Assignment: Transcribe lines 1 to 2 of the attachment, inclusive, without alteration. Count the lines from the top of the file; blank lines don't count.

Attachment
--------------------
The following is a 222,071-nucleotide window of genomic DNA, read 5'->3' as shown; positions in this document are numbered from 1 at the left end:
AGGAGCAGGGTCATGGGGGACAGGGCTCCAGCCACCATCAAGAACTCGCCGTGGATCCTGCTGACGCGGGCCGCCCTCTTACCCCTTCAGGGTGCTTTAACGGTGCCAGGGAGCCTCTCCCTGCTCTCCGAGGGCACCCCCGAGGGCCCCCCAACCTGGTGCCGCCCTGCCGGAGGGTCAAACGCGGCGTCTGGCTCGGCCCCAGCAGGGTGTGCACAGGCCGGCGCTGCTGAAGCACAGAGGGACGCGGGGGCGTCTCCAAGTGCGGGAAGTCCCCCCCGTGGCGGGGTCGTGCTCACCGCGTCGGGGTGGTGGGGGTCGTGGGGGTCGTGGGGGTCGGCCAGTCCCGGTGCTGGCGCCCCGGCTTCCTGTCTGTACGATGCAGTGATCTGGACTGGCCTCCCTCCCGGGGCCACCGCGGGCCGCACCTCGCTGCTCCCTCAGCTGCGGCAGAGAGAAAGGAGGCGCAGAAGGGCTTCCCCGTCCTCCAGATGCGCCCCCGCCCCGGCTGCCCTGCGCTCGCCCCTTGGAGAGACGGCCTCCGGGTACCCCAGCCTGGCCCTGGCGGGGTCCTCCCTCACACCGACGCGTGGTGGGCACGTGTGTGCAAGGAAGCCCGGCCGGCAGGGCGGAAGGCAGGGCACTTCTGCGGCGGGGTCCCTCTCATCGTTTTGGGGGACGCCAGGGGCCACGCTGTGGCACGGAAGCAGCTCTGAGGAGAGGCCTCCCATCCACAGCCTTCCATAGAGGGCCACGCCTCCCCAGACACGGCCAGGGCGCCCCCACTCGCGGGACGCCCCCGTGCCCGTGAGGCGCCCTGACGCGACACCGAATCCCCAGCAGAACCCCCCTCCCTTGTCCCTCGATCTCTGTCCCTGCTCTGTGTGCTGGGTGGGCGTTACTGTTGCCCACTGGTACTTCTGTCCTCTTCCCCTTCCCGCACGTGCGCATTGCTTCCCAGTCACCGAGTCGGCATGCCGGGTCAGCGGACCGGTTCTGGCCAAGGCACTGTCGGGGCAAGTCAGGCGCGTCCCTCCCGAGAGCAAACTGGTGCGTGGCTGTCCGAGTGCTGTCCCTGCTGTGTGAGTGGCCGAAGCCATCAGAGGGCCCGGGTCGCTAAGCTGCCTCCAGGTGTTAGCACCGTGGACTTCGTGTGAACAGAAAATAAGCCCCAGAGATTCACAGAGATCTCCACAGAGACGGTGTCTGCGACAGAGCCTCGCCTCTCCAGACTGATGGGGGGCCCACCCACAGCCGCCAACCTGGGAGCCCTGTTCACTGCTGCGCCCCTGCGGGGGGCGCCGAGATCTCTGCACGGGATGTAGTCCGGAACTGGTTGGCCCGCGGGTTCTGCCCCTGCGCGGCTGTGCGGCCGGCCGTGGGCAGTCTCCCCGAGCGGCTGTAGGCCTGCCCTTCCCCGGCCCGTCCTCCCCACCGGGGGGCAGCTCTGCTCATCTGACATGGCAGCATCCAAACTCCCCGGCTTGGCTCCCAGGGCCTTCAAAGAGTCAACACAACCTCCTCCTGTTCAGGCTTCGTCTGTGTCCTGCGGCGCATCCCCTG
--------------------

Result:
The following is a 222,071-nucleotide window of genomic DNA, read 5'->3' as shown; positions in this document are numbered from 1 at the left end:
AGGAGCAGGGTCATGGGGGACAGGGCTCCAGCCACCATCAAGAACTCGCCGTGGATCCTGCTGACGCGGGCCGCCCTCTTACCCCTTCAGGGTGCTTTAACGGTGCCAGGGAGCCTCTCCCTGCTCTCCGAGGGCACCCCCGAGGGCCCCCCAACCTGGTGCCGCCCTGCCGGAGGGTCAAACGCGGCGTCTGGCTCGGCCCCAGCAGGGTGTGCACAGGCCGGCGCTGCTGAAGCACAGAGGGACGCGGGGGCGTCTCCAAGTGCGGGAAGTCCCCCCCGTGGCGGGGTCGTGCTCACCGCGTCGGGGTGGTGGGGGTCGTGGGGGTCGTGGGGGTCGGCCAGTCCCGGTGCTGGCGCCCCGGCTTCCTGTCTGTACGATGCAGTGATCTGGACTGGCCTCCCTCCCGGGGCCACCGCGGGCCGCACCTCGCTGCTCCCTCAGCTGCGGCAGAGAGAAAGGAGGCGCAGAAGGGCTTCCCCGTCCTCCAGATGCGCCCCCGCCCCGGCTGCCCTGCGCTCGCCCCTTGGAGAGACGGCCTCCGGGTACCCCAGCCTGGCCCTGGCGGGGTCCTCCCTCACACCGACGCGTGGTGGGCACGTGTGTGCAAGGAAGCCCGGCCGGCAGGGCGGAAGGCAGGGCACTTCTGCGGCGGGGTCCCTCTCATCGTTTTGGGGGACGCCAGGGGCCACGCTGTGGCACGGAAGCAGCTCTGAGGAGAGGCCTCCCATCCACAGCCTTCCATAGAGGGCCACGCCTCCCCAGACACGGCCAGGGCGCCCCCACTCGCGGGACGCCCCCGTGCCCGTGAGGCGCCCTGACGCGACACCGAATCCCCAGCAGAACCCCCCTCCCTTGTCCCTCGATCTCTGTCCCTGCTCTGTGTGCTGGGTGGGCGTTACTGTTGCCCACTGGTACTTCTGTCCTCTTCCCCTTCCCGCACGTGCGCATTGCTTCCCAGTCACCGAGTCGGCATGCCGGGTCAGCGGACCGGTTCTGGCCAAGGCACTGTCGGGGCAAGTCAGGCGCGTCCCTCCCGAGAGCAAACTGGTGCGTGGCTGTCCGAGTGCTGTCCCTGCTGTGTGAGTGGCCGAAGCCATCAGAGGGCCCGGGTCGCTAAGCTGCCTCCAGGTGTTAGCACCGTGGACTTCGTGTGAACAGAAAATAAGCCCCAGAGATTCACAGAGATCTCCACAGAGACGGTGTCTGCGACAGAGCCTCGCCTCTCCAGACTGATGGGGGGCCCACCCACAGCCGCCAACCTGGGAGCCCTGTTCACTGCTGCGCCCCTGCGGGGGGCGCCGAGATCTCTGCACGGGATGTAGTCCGGAACTGGTTGGCCCGCGGGTTCTGCCCCTGCGCGGCTGTGCGGCCGGCCGTGGGCAGTCTCCCCGAGCGGCTGTAGGCCTGCCCTTCCCCGGCCCGTCCTCCCCACCGGGGGGCAGCTCTGCTCATCTGACATGGCAGCATCCAAACTCCCCGGCTTGGCTCCCAGGGCCTTCAAAGAGTCAACACAACCTCCTCCTGTTCAGGCTTCGTCTGTGTCCTGCGGCGCATCCCCTG